Or to put it another way, if you're changing the world you can't afford to take no prisoners. The whole world needs to be taken prisoner. The entire planet needs to be held hostage to your new viewpoint, until, when released, there is no prison.
Née whiterider
staff: administrator
#29 Old 10th Mar 2012 at 7:13 PM
Consider this your symbolic second cookie achievement, Mistermook, because I can't be assed to make the existing one show up twice.

What I lack in decorum, I make up for with an absence of tact.
Scholar
#30 Old 11th Mar 2012 at 12:30 AM
(Sorry Mistermook for being aggressive and getting carried away)

Hell-If you think about is where "bad" people go when no person can or should punish them themselves. I'm not going to go slit some homophobic parents throats if anyone's concerned, by any chance. My parents always always said you can't change anyone else by force you can only control/change yourself. I guess I'm trying to say (in a more civilized manner this time) is that I can't go and change people, we can just educate them, help them, and if all else fails, hope they change themselves.

Just call me Blake! :)
Hola, hablo español también - Hi, I speak Spanish too.
Scholar
#31 Old 11th Mar 2012 at 6:46 AM
Eh, I wasn't chewing anyone out. Sometimes people say something though, and regardless of whether I strongly or weakly disagree with what they're saying I write my opinion as a rebuttal mostly because I feel the need to present a new evaluation of my opinion as a response to someone else. I understand the urge to slit people's throats intimately, all I was saying is that even acknowledging my own emotional response isn't always the most constructive thing. Or perhaps it's because I know and acknowledge my own emotional response to certain things that I know it's not constructive. Emotions are cool when they're useful, but when they start getting in the way of what you want I find it's best to focus and seek clarity of that objective. For most people tossing all the homophobes in the world onto a pyre and lighting things up... let's just say it wouldn't be remembered as the great stride of civilized behavior it was perhaps intended as. So you route around that: How do I turn bigots into decent human beings?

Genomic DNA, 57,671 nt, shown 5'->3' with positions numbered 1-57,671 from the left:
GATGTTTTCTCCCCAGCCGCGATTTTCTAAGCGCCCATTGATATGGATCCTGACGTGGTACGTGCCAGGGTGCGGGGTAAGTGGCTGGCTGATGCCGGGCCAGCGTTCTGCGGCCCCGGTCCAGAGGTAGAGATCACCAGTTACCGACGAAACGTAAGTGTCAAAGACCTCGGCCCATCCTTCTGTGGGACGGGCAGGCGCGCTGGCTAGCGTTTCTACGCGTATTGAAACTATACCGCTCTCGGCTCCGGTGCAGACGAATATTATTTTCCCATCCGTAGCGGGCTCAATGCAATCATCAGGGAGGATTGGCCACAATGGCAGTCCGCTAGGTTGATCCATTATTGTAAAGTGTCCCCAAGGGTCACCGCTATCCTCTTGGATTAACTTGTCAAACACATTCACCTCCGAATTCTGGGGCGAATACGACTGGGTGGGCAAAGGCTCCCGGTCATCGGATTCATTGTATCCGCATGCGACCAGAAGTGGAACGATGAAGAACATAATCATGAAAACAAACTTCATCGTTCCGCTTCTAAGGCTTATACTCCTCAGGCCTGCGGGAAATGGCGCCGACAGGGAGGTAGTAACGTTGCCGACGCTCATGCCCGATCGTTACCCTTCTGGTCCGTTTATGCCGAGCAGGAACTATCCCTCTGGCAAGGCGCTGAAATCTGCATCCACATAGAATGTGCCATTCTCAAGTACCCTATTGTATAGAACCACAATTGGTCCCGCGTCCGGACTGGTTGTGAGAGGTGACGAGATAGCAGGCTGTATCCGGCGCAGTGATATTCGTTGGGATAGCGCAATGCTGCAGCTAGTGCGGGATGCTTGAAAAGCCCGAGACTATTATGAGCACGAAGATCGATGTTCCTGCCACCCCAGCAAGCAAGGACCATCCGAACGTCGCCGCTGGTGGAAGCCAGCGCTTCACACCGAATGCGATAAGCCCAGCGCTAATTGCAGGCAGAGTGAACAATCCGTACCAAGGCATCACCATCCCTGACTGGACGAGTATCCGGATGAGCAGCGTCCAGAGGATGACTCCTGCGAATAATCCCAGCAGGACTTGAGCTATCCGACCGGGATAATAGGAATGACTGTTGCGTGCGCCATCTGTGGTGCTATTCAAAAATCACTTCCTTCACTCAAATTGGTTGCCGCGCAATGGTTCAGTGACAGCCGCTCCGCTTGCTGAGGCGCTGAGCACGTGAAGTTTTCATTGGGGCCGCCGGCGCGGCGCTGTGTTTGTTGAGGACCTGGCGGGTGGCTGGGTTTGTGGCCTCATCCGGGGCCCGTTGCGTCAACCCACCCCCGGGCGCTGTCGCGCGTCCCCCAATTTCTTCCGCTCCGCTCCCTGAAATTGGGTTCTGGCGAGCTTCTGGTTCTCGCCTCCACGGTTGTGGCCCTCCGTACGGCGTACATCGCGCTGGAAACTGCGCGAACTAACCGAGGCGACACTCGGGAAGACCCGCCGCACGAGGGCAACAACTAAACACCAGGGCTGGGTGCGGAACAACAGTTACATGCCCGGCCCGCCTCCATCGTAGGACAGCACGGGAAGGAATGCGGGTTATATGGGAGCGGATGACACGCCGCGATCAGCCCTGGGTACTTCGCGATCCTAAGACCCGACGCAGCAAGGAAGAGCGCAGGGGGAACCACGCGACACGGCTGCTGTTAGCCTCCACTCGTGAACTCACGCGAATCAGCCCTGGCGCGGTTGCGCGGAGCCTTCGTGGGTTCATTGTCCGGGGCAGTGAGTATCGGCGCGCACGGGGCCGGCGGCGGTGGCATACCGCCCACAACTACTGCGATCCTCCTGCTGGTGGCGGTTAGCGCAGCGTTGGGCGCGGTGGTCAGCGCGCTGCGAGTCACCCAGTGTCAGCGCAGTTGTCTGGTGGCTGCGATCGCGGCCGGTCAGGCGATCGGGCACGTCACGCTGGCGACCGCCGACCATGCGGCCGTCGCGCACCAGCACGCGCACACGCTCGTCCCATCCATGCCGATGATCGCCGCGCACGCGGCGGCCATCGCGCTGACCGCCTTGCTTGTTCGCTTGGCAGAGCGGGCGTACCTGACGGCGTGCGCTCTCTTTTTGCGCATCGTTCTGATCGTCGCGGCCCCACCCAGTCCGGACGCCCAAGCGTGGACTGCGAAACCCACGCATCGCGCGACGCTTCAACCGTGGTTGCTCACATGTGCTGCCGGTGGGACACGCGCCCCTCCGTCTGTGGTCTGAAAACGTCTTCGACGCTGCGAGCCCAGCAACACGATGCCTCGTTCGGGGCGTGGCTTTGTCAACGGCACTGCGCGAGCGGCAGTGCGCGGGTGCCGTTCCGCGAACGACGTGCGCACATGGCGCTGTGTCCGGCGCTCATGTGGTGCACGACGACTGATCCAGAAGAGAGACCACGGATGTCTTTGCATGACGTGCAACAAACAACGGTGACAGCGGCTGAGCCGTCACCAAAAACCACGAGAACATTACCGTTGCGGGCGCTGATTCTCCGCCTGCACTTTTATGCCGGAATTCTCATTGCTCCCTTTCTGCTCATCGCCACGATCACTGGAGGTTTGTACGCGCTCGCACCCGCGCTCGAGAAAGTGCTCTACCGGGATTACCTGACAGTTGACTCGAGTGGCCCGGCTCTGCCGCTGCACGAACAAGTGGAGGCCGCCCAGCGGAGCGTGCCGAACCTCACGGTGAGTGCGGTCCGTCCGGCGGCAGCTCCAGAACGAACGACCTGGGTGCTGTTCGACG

Unfortunately I don't have a good answer to that. Or at least no quick answer to it.
Test Subject
#32 Old 4th May 2012 at 4:45 PM